Infused Rum Is The Mojito Shortcut You Need To Know

Mojitos are a classic drink, but if you're looking for a way to take your cocktail to the next level, try mint-washing to infuse your drink with maximum flavor. Never heard of mint-washing? The term, coined by Danish bartender Peter Altenburg, describes the method he developed to shortcut the time-consuming, and noisy, process of muddling mint for a mojito. Similar to fat-washing, the process noted cocktail consultant and educator Don Lee rocketed into mainstream cocktail lexicon with the debut of his Benton's Old-Fashioned in 2007, mint-washing is the art of infusing spirits with mint. The shortcut is a game changer for mojito lovers who want to cut down on in-the-moment prep.

Make no mistake: Infusing rum with mint takes time. That said, the effort involved is all upfront. It's like prepping a home-cooked meal in advance so it's ready to heat and serve when your guests arrive. Start by making a mint-based oleo saccharum — it's not as scary as it sounds. The name is Latin for "sugar oil." A mainstay ingredient in professional bartenders' bags of tricks, it's most commonly made with sugar and lemon, but just about any citrus — or, in this case, herb — will work. Muddle a blend of superfine sugar and fresh mint (stems and leaves). Refrigerate the mixture overnight. The following day, add rum and place the now-spirited blend in the freezer for 24 hours. Remove. Thaw. Strain. Voila! You have mint-infused rum ready to go for your next round of mojitos.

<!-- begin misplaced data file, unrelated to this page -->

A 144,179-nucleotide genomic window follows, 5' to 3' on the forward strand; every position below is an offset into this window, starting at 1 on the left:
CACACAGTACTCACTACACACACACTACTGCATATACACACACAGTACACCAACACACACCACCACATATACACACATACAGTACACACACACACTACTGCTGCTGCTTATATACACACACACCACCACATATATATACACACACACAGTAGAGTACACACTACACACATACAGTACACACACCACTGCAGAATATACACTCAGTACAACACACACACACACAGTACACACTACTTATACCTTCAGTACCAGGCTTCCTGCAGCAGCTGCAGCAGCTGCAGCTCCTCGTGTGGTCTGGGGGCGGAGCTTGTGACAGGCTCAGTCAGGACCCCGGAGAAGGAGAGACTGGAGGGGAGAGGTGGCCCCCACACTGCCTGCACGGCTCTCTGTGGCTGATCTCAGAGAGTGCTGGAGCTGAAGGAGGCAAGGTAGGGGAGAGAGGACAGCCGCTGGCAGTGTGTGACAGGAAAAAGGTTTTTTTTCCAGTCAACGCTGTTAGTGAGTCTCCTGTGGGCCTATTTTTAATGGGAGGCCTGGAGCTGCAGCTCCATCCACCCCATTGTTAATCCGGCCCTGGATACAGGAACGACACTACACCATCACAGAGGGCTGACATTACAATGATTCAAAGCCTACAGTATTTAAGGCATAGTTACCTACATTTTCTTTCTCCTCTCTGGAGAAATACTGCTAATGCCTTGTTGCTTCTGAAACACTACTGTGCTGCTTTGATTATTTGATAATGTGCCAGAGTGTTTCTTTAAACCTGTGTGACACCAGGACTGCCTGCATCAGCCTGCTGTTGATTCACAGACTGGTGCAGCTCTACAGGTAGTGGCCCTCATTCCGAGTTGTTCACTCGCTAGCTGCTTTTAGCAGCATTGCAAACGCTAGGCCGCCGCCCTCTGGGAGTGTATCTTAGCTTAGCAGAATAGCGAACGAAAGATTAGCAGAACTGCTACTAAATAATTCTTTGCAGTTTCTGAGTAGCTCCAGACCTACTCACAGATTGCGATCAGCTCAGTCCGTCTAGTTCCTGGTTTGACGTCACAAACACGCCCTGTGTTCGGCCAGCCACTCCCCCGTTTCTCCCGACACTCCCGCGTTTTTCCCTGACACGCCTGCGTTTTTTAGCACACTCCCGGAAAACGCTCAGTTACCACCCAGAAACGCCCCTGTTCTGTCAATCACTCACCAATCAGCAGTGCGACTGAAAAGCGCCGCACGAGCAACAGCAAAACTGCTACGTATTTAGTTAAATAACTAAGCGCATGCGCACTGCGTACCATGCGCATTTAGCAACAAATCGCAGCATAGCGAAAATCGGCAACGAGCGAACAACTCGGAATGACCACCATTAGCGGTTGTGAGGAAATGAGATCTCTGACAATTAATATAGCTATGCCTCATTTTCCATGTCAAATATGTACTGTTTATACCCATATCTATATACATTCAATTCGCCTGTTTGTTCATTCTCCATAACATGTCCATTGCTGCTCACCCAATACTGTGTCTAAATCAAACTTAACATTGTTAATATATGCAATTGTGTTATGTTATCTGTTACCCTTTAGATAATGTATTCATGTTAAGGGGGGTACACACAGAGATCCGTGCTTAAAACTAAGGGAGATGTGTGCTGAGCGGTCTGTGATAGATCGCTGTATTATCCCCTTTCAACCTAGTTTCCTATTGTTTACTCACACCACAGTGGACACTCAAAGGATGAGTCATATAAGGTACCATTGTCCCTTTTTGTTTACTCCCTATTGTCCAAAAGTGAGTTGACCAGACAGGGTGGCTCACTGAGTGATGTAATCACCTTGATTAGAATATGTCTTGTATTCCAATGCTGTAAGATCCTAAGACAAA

Let your creative spirit be your guide

You're not just limited to mojitos — or rum. You can used infused spirits in just about any mint-forward cocktail. And if you find yourself missing the minty garnish, add a sprig or two right before serving. A few options to consider: Mint-infused bourbon, already sweetened with oleo saccharum, could replace the mint muddle and the simple syrup in a mint julep. Same goes for a refreshing gin-based South Side Rickey. If you're a fan of the classic Brazilian caipirinha, try infusing cachaça with fresh mint. How about mint-infused tequila in a classic tequila smash? Or, experiment with a mint-basil infusion to create a rum bajito.

This brings us to the next logical step: This infusion tip also works with just about any herb-forward cocktail. No need to limit your creative spirit — pun intended — to experimenting with mint. For a summery twist, try lemon verbena-infused sherry in a verbena spritz. Another spritz idea? Mix lavender-infused gin and vermouth topped with a hit of sparkling water.